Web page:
Find your secret stash of powder
Untracked snow not hard to locate this spring season
At approximately high noon — after a full morning of gorging on soft-packed powder on a glorious spring ski day at Sunshine — we squirmed through a scraggly clutch of pine trees somewhere between the Angel and Tee Pee Town Chairs. After a handful of tight turns in the trees we skidded to a halt as the trail emptied into a breathtaking cliff and boulder-strewn slope walloped in waist-deep, untracked pow. Eureka!
“I think we found it,” said my buddy Drew.
“Found what?” I asked, still panting, my goggles and helmet sopping with snow from a classic cartwheel just moments earlier.
“Our stash, dude. This is our secret stash. No one has been here.”
I wiped my goggles and surveyed the scene once more. “You’re right, man. What are we waiting for? Let’s feast!” He shrugged, smirked, and hopped off the five-foot ledge, pouncing his way through our heavenly find. I wasn’t far behind.
Finding your secret stash is, for many seasoned skiers, the quintessential quest; an ongoing endeavour that feeds the never-ending fire. While some seek to slide and glide down the easy groomers, the easy-peasy corduroy, others need more. A maiden voyage down a faraway slope christened with virgin snow is, simply put, the ultimate occasion.
Not surprisingly, at all of the local ski resorts, there are — if you know where to look or bribe the right local — opportunities to find your own little slice of lala-land.
And in spring when a moist pacific air mass clashes with an arctic low and the sky starts puking pow and it doesn’t stop for a week and every non-skier in the Western Hemisphere has officially gone insane, then, for the powder skiing kind, well, it’s game on. Like, say, this past March.
“This spring has been incredible for spring dumps,” says Tanya Otis, Manager of Communications at Sunshine Village. “They’ve been coming non-stop and there have been numerous days when finding your secret stash has been as easy as getting up early, riding the chairlift, and pointing your tips down the fall line.”
Of course, on any given day, at any given resort, on any given powder day, things do tend to get a little tracked out come mid-day. High traffic areas and the most popular runs on the mountain don’t stay “pure” very long. If you want the “freshies,” you’ve got to dig a little deeper.
With Sunshine Resort being a massive 3,358 skiable acres on three different mountains, finding untracked snow is certainly easier than at some of the smaller resorts.
“Sunshine has many secrets,” says Otis. “The glades between Tee Pee Town and Angel can be awesome. But that’s just the tip of the iceberg. Goat’s Eye has many tucked-away runs and gladed areas that can stay fresh for a long time. And, of course, I’ve got my own secret stash that I can’t reveal.”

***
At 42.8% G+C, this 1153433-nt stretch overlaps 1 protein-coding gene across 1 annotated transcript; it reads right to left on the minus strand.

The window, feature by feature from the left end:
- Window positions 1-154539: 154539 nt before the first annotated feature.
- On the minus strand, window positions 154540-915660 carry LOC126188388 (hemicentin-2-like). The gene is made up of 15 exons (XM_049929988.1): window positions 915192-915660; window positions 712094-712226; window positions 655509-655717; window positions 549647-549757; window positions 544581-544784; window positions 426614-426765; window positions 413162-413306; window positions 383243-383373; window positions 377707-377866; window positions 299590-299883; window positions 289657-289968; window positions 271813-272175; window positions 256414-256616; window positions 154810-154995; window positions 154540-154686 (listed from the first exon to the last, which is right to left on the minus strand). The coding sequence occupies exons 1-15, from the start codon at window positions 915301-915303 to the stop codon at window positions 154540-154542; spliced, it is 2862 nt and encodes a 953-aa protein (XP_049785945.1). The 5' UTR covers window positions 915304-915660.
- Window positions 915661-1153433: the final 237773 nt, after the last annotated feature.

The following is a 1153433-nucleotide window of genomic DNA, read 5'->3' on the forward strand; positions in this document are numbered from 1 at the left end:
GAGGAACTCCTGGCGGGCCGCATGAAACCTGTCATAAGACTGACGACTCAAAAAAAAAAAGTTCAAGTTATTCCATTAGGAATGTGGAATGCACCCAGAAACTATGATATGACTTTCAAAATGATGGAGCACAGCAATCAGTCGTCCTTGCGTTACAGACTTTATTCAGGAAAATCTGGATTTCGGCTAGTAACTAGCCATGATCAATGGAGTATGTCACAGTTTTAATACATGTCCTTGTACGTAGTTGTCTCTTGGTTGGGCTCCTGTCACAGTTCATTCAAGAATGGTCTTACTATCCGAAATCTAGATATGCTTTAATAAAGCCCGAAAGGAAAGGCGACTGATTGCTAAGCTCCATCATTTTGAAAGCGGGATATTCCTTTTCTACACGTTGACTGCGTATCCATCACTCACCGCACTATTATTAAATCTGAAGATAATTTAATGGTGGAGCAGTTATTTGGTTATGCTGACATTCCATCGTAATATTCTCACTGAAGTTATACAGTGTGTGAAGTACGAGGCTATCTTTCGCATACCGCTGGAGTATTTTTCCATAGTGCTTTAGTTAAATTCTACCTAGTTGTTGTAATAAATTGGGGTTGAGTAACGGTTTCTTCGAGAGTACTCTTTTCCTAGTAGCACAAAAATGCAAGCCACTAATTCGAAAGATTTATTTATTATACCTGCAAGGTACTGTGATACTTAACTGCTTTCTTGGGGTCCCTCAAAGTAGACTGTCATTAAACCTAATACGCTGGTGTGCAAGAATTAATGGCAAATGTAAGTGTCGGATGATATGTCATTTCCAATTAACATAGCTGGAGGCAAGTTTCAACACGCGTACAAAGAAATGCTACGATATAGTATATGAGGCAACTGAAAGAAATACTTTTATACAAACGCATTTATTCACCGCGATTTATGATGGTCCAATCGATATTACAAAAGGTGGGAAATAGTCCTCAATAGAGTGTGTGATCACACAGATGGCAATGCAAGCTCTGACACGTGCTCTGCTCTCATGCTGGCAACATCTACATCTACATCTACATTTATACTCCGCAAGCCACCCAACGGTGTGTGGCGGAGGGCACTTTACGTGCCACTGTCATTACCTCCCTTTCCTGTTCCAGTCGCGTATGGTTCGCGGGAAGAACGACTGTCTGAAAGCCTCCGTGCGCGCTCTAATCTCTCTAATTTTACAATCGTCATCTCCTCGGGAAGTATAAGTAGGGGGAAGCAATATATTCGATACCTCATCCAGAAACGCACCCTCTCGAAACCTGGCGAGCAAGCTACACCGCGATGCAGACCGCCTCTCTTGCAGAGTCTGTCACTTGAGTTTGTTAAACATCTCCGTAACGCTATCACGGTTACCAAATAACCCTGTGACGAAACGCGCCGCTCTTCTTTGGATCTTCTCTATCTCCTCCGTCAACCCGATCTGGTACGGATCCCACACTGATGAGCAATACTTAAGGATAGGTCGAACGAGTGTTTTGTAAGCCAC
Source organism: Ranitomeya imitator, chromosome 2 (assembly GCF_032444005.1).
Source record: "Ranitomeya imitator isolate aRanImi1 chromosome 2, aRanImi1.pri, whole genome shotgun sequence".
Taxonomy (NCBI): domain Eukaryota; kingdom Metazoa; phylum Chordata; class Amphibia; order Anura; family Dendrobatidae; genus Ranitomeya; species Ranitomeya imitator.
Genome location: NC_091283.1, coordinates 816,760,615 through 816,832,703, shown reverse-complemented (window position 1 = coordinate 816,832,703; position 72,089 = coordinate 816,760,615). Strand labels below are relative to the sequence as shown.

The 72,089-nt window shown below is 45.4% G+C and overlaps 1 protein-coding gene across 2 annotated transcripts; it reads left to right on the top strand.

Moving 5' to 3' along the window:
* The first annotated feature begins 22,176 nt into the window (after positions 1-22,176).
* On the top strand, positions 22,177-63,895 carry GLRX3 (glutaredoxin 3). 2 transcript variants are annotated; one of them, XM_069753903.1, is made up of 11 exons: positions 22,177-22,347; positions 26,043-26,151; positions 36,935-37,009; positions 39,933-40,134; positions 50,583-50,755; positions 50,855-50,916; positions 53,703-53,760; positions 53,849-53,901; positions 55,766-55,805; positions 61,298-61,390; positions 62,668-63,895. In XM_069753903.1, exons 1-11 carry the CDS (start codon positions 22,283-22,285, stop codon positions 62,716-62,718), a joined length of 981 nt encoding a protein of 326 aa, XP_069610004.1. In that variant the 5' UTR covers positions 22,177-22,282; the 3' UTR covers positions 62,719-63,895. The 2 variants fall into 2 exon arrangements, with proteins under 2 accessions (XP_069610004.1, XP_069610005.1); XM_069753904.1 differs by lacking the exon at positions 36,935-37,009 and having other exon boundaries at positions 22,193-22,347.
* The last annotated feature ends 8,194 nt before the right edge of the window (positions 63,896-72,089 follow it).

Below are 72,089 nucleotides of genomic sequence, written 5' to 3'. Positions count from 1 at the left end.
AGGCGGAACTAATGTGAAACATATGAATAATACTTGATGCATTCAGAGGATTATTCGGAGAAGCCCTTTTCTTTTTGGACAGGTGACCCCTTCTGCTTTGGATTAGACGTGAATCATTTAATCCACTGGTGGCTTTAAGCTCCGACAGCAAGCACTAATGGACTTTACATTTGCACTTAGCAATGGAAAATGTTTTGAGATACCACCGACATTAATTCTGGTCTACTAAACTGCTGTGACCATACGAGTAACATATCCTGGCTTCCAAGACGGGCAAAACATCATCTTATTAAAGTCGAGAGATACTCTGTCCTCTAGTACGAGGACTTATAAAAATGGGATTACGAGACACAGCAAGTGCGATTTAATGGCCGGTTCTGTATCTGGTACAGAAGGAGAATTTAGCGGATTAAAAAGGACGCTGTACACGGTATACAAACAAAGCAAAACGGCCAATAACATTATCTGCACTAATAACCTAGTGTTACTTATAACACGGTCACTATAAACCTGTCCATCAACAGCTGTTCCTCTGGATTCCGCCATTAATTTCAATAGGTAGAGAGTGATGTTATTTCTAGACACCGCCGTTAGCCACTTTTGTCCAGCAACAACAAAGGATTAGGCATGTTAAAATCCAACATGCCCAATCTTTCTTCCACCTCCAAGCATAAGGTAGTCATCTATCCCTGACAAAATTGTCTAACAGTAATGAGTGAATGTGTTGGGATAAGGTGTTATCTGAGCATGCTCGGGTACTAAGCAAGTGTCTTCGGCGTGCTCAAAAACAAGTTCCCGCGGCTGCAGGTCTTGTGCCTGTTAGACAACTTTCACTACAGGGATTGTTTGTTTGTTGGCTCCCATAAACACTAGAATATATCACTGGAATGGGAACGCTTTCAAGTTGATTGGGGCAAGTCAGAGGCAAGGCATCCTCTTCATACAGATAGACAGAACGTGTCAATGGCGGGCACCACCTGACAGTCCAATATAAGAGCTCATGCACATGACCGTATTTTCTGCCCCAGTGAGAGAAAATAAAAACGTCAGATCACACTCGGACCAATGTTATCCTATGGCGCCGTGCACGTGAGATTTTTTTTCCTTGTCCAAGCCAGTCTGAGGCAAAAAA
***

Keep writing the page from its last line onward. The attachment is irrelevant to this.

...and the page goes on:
Naturally, if someone is telling you about their “secret” stash, either you’re one heckuva friend or it probably isn’t much of a secret. Typically, real secret stashes are heavily guarded; magical morsels of insider information that aren’t easily revealed.
That said, finding a secret stash is best pursued by seeking and searching for oneself. It’s kinda like cooking, you’ve got to put your time in if you want a savoury spread.
In my case, my real stash at Sunshine was, ahem, discovered later in the day off the ski out, of all places. And that’s all I’m going to say about that.
Interestingly, Nakiska — a resort that’s heavily favoured by families and the blue-run cruising kind — also boasts some secrets that powder poachers should not dismiss.
“If you’re the type of skier that loves to get off the beaten track and explore, there is plenty of fun stuff to devour at Nakiska,” says (Powder) Matt Mosteller,” the Media Relations Manager for the Resorts of the Canadian Rockies, which owns the family-friendly resort. For example, as I found out on a recent visit, the Monster Glades off the Gold Chair can be a treasure trove.
The glades have a narrow entry on top, and that portion tends to track out quickly on snow days, but then they fan out everywhere and tons of fresh tracks can be found on powder days. It’s full of little-known channels and snowchoked troughs.
Naturally, Lake Louise, one of the largest resorts in North America, also has huge potential when it comes to stumbling on a secret swath of untracked indulgence.
“The backside at Lake Louise can be a smorgasbord of flawless fall lines,” says Dan Markham, Director of Communications for the resort. “And this spring, with all the snow, we’ve been able to open new areas such as the spectacular Gully C.”
For powder hounds looking for fresh turns, the Ptarmigan trees are another good option at Louise. They typically hold snow well and not a lot of people go in there. Another option is Hiker’s Paradise, which is accessed off the Boomerang trail on the backside. “That area is a natural cauldron for collecting snow and it doesn’t get much traffic,” says Markham.
With March snowfalls in the books at record levels and the major resorts open for a few more weeks — and some extending their seasons due to the quantity of snow — it’s not too late to have yourself a little snow feast. Of course, like all the powder pigs out there, I’d just prefer if you dined at your own table.
Lake Louise, one of the largest ski resorts in North America, has plenty to offer powder hounds and has extended its season to May 11.